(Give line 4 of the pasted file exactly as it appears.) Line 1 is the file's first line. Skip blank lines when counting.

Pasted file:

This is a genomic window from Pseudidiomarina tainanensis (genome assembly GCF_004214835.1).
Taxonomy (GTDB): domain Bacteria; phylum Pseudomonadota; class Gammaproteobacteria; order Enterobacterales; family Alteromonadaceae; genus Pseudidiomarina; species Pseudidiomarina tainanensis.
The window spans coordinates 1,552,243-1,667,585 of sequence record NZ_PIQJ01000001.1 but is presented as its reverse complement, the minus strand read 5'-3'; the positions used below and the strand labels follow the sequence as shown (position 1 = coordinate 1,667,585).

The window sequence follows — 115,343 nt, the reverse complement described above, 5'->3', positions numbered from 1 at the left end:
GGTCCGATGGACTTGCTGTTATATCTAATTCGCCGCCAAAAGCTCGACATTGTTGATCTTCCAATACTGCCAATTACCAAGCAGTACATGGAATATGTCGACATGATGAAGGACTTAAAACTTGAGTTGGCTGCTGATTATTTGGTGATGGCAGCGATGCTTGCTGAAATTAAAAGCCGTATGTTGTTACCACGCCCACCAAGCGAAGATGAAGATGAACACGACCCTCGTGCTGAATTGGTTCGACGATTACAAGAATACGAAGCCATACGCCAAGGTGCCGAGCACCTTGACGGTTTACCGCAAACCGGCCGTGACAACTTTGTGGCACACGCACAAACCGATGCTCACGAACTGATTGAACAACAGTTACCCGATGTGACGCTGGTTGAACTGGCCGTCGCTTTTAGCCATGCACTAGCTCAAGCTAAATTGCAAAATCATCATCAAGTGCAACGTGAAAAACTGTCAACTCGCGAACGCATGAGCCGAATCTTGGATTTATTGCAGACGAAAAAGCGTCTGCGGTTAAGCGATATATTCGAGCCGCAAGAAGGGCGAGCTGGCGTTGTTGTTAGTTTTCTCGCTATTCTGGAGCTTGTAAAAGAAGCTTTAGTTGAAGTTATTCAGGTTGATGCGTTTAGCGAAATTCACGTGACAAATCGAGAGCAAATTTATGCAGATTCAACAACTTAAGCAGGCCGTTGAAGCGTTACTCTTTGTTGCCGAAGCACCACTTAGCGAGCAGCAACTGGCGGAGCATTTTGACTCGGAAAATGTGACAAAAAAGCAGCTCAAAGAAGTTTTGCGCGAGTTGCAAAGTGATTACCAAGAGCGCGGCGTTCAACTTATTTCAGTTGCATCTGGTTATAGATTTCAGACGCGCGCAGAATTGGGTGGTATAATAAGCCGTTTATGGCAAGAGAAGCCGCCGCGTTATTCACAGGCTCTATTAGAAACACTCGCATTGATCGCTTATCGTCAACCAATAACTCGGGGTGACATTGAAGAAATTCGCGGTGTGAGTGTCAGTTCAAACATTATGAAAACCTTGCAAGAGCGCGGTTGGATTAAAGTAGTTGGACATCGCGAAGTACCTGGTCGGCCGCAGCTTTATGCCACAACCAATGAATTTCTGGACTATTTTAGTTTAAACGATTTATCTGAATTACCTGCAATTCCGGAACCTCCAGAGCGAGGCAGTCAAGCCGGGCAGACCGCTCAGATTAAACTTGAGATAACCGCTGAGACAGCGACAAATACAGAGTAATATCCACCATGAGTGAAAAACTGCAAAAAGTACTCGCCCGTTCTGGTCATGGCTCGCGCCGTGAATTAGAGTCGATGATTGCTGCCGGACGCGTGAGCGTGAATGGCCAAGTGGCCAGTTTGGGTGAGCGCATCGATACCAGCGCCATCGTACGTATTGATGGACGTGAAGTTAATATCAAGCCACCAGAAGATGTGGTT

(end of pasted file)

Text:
The window sequence follows — 115,343 nt, the reverse complement described above, 5'->3', positions numbered from 1 at the left end: